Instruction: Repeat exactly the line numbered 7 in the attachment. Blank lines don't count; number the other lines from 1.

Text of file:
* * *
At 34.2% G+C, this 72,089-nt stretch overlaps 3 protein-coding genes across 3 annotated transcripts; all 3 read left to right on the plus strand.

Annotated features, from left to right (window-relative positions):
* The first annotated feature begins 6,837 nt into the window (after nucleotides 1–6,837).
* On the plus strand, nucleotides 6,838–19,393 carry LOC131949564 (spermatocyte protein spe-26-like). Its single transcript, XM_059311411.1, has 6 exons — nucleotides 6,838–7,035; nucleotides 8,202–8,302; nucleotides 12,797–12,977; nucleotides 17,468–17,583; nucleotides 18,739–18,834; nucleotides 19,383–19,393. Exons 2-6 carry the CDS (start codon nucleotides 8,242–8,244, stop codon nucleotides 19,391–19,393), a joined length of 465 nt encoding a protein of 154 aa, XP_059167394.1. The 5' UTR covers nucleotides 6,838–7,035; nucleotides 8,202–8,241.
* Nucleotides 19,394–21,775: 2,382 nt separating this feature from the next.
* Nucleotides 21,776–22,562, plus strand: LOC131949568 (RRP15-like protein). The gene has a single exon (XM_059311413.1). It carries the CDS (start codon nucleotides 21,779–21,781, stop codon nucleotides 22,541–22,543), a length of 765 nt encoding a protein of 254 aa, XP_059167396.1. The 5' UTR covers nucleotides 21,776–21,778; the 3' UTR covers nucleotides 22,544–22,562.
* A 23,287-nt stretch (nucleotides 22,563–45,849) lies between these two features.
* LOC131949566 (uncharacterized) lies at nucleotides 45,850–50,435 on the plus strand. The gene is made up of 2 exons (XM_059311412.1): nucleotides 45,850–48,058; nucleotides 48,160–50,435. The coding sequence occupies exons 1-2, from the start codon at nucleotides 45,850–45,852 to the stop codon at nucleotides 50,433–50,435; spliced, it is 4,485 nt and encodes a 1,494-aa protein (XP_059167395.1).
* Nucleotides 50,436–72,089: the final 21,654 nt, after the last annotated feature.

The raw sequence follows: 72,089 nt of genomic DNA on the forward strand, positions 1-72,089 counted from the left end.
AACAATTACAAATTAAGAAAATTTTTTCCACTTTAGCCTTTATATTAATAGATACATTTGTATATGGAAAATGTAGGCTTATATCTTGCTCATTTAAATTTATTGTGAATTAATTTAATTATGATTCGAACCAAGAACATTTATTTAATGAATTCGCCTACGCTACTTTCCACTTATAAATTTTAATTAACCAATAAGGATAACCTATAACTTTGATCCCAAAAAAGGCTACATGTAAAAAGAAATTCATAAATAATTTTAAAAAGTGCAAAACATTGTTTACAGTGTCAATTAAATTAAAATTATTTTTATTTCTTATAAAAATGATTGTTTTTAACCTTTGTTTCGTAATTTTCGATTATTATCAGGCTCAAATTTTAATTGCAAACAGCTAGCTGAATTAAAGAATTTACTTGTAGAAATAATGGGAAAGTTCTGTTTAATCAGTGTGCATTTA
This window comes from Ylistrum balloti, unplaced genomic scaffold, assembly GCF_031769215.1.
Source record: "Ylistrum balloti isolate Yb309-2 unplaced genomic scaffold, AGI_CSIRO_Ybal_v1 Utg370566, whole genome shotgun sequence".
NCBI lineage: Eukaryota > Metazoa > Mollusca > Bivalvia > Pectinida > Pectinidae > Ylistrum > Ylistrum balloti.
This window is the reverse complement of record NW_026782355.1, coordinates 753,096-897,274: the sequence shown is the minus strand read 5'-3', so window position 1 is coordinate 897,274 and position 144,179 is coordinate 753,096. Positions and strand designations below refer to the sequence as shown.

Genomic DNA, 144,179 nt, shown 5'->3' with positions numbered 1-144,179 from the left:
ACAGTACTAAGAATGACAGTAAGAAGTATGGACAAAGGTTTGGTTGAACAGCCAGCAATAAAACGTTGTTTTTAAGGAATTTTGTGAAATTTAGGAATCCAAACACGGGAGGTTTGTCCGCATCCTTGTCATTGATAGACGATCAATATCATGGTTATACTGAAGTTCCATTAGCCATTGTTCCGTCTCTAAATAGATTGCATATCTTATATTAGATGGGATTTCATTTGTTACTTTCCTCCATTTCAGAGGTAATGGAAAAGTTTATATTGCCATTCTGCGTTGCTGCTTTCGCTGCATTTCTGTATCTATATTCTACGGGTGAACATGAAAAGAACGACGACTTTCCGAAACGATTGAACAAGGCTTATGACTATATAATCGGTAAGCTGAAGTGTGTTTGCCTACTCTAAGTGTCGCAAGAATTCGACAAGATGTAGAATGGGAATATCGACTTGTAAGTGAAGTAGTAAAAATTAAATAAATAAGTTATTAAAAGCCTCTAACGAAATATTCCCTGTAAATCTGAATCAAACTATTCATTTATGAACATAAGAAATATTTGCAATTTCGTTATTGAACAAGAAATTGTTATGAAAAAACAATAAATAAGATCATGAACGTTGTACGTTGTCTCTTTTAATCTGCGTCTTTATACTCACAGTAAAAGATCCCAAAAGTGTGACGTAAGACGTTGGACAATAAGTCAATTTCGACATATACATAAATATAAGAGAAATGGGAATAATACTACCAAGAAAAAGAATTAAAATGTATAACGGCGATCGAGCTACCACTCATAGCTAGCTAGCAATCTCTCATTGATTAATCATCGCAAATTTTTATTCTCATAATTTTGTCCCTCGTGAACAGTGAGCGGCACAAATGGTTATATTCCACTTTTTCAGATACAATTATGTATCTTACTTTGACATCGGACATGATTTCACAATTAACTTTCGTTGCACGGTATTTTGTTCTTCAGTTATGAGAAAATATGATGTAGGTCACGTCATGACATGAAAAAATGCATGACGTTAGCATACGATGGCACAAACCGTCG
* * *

* A 23,287-nt stretch (nucleotides 22,563–45,849) lies between these two features.